With the route plan of the individual vehicles, the suggested algorithm builds the coordinated final route plan for the vehicle fleet and returns the final plan to the individual vehicles. In this process, two algorithms will be suggested. One is the priority based heuristic rules, and the other is the modified k-means clustering algo-rithm.

    3.4.1. Priority Based Heuristic Algorithm

    The priority based heuristic algorithm follows 3 steps as shown in Figure 4. In the first step, the initial routes are analyzed to find the demand nodes whose deadlines are violated or assigned other vehicles redun-dantly.

    In the second step, the increment of the fitness value when the specific redundant demand node is re-moved is calculated for each route plan to resolve the redundancy. The route plan shows the smallest incre-ment preserves the redundant demand and for the other route plans the specific redundant demand node is re-moved. This process is repeated until the redundancy is resolved. And then deadline violation is checked again for each route plans and the demand nodes with dead-line violation are removed from each route plans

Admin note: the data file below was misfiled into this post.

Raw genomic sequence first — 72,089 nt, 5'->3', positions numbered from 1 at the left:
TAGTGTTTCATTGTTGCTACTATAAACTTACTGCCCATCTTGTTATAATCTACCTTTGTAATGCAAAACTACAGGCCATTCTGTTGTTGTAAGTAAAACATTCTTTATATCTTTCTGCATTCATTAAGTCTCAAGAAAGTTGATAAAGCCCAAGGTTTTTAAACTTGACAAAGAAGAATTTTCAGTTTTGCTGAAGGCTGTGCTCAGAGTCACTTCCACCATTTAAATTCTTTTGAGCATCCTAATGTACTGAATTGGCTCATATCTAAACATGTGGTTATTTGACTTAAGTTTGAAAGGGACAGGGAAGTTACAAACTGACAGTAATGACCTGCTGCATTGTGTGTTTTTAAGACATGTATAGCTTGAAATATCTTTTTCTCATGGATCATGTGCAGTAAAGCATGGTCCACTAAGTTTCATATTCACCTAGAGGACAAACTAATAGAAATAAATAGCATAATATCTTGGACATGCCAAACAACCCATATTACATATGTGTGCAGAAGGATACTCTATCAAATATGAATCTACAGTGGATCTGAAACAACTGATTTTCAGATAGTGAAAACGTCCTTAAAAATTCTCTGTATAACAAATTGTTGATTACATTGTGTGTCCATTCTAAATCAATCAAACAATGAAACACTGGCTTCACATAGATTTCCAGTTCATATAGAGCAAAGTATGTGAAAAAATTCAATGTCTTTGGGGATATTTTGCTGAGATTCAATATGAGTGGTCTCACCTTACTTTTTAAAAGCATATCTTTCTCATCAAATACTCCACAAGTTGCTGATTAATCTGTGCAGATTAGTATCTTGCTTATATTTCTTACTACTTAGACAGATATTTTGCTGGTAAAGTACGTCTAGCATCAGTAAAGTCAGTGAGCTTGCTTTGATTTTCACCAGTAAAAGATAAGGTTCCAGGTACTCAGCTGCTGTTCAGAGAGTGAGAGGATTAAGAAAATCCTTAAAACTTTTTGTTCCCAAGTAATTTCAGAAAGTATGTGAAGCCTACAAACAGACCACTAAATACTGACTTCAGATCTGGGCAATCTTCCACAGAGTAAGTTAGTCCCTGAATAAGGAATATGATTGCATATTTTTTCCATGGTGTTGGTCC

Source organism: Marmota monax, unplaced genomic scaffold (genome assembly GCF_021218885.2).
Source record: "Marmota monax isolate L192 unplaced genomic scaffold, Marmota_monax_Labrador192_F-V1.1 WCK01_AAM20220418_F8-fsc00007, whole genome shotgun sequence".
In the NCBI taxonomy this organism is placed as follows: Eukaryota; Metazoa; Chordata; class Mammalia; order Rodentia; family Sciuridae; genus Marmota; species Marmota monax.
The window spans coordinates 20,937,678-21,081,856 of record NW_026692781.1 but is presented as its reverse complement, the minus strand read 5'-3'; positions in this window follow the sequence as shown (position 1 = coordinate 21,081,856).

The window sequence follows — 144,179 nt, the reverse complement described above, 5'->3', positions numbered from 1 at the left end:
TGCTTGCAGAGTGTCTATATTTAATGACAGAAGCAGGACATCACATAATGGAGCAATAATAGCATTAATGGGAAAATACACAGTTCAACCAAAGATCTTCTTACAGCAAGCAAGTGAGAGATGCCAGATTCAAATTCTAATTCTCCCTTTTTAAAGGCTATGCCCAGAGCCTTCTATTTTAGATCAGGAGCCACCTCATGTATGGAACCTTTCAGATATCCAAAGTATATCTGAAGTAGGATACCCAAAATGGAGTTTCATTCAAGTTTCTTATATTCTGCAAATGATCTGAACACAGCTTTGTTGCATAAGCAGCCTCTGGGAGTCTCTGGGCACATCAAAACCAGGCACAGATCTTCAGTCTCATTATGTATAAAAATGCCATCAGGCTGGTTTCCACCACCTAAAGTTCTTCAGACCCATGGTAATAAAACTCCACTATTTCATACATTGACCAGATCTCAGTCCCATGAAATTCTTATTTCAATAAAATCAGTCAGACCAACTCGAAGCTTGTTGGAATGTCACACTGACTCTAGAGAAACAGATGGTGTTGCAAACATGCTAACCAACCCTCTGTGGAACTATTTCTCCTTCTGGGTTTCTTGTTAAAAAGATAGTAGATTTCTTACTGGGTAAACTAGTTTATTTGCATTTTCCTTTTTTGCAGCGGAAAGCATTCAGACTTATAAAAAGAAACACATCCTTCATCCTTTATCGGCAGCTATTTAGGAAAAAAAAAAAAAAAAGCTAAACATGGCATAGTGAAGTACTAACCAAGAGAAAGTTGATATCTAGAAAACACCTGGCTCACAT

In the third step, the priority of each pair of unallo-cated demand and vehicle is calculated. To calculate the priority of the pair, all possible insertion points are evaluated by fitness values for a certain unallocated demand. The point shows the biggest increment in fit-ness value is selected an inserting point in this route plan, and this value represents the priority of this pair. A route plan shows the biggest increment is selected to allocate this unallocated demand. This process is repeated until unallocated demands are allocated.